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Challenge Friday - Integrating Improvement Science & Justice: Co-developing core practices to guide course development, program improvement, and research in leadership programs.
Friday, February 10, 2023, 2:00 PM - 3:00 PM EDT
Category: Events

CPED February Challenge Friday

 Integrating Improvement Science & Justice: Co-developing core practices to guide course development, program improvement, and research in leadership programs

Date: Friday, February 10, 2023

Time: 2:00 pm - 3:00 pm ET

Despite the promise of improvement science as an EdD methodology, it is possible for educators to use the most well-known tools of improvement science—for example, fishbone diagrams that highlight that causal system that contributes to a problem, driver diagrams that propose a theory of improvement, and plan-do-study-act cycles to help carry out iterative tests of change—in a way that is disconnected from our deeper values related to improvement, equity, and justice (Mintrop & Zumpe, 2019; Peurach et al., 2019; Sandoval & Van Es, 2021; Yurkofsky, 2020; Yurkofsky et al., 2020). In response to this concern, there is a growing interest among scholars who lead, teach, and study improvement science to understand a) what kinds of principles or mindsets are most essential to leading improvement science in ways that are transformative, equitable, and just and b) how to help educators develop, spread, and sustain these mindsets and dispositions in school systems that have historically been organized around different values and assumptions (Biag & Sherer, 2021; Lockton et al., 2020).In this Challenge Friday, we support participants in co-developing principles that reflect their unique goals and values as an EdD program and are essential to leading improvement in ways that are equitable and just. We will also support programs in then reflecting on how they are currently advancing these principles—and how they might further center these principles in the years to come.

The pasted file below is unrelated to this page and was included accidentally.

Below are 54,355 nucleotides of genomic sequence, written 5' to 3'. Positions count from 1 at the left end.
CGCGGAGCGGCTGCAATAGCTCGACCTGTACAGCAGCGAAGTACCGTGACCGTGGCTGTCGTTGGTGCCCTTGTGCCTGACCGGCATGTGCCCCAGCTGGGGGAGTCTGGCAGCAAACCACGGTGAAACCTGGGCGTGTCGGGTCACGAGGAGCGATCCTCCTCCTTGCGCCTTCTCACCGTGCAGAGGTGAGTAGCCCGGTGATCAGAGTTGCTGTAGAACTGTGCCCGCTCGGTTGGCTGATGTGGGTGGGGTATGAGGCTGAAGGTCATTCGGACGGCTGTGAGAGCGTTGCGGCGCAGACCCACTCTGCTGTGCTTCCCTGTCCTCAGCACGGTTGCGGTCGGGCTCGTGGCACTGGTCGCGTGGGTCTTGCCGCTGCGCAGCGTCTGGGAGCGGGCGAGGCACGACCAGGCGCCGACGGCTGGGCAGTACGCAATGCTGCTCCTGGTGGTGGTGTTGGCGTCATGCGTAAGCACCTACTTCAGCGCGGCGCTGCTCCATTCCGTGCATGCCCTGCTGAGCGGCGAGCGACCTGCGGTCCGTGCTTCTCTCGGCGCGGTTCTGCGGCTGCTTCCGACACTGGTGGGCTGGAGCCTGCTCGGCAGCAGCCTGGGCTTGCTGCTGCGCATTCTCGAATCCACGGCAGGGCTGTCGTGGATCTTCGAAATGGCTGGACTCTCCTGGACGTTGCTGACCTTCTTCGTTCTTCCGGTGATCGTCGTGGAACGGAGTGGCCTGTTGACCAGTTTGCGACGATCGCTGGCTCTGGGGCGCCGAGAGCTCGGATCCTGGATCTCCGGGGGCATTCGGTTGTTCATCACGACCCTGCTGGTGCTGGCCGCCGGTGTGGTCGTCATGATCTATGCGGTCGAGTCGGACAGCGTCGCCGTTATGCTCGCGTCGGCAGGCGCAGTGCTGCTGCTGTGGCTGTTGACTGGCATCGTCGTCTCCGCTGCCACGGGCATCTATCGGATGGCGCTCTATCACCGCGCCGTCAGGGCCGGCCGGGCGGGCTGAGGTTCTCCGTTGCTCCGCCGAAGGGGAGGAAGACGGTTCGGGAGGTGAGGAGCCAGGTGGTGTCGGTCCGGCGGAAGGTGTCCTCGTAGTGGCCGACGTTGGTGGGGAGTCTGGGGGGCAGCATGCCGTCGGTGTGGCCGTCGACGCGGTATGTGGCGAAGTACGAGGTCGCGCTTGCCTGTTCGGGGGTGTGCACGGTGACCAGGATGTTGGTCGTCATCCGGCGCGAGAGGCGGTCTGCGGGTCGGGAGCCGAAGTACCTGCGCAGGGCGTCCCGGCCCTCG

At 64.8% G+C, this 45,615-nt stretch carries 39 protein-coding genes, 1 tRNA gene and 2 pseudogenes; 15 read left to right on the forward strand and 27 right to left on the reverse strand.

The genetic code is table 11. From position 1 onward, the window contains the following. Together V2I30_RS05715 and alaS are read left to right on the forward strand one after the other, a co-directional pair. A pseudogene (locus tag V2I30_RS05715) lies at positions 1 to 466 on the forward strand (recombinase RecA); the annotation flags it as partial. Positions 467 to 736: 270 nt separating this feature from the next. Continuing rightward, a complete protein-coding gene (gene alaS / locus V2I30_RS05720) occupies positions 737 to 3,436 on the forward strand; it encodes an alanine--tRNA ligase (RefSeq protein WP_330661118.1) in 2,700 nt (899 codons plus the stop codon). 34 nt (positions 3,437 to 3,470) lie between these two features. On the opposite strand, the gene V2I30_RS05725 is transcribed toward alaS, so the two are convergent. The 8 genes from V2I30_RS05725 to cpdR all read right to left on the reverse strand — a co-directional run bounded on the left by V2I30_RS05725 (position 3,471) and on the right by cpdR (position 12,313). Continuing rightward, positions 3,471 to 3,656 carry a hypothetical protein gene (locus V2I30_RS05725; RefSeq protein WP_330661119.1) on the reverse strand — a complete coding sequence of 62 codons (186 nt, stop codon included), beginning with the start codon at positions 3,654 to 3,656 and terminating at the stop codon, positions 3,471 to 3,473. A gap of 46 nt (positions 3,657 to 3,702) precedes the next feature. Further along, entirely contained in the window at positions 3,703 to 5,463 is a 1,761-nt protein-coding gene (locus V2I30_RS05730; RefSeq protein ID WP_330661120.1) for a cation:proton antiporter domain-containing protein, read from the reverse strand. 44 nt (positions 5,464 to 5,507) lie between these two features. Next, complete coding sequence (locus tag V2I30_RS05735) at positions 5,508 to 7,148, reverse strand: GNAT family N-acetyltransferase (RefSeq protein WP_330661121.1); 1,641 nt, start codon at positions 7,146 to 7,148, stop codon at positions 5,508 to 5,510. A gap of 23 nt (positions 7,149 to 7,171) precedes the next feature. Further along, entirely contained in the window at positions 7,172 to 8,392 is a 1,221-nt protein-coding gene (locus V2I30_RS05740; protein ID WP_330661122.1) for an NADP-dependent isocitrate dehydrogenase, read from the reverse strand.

Max Yurkofsky

Max Yurkofsky obtained his Ed.D. in Educational Policy, Leadership, and Instructional Practice from the Harvard Graduate School of Education in 2020. He teaches in the Doctor of Education program and the Master’s in Educational Leadership program, and is committed to preparing school and system leaders to strategically utilize improvement science, organizational theory, evaluation, and design principles to inquire into and address high-leverage problems of practice. His research centers on understanding how school systems can organize for continuous improvement towards more ambitious and equitable visions of learning. Max has been published in numerous peer-reviewed journals, including Educational Researcher, Educational Administration Quarterly, Review of Research in Education, The Harvard Educational Review, Teaching and Teacher Education, Computers & Education, Teachers College Record, Educational Policy, and the Peabody Journal of Education.

Samantha Cohen

Samantha directs the School of Education's doctoral studies, and she is responsible for launching the inaugural, practitioner based program in education leadership and policy. Samantha teaches courses in the doctoral program and in the masters in education policy and leadership.She started her career as a first grade teacher in Atlanta, working with students and families to build partnerships and future pathways. Samantha believes education ought to unlock potential, rather than serve as a gatekeeper.In addition to teaching, Samantha has held various leadership positions. She’s worked as an instructional coach, district administrator, charter staff member, foundation leader, and served in adjunct roles in higher education at Georgetown University and Johns Hopkins University School of Education. The unifying elements across her career are teaching, building generational leadership, learning, and deepening her awareness of equity.

Edwin Bonney

Dr. Bonney earned his Ph.D. in educational leadership and policy analysis from the University of Missouri in 2021. His research centers on how educational leaders and educators disrupt and/or reinforce the marginalization of their minoritized, vulnerable, and racialized students’ languages, cultures, and histories. Dr. Bonney pays particular attention in his research to moments of disruption in and beyond educational spaces where students and community members are centering their own languages, cultures, and histories and are reshaping what is considered “normal” or standard. He has published several articles, book chapters, and policy briefs on decolonizing educational leadership, discourse analysis of educational policies and programs, refugee and immigrant education, school-community partnerships, and school-family engagement. Dr. Bonney teaches courses and advises students in the doctoral education program. He is interested in learning and working alongside educational leaders in tackling problems of practice so that their students can be equitably served.


Contact: [email protected]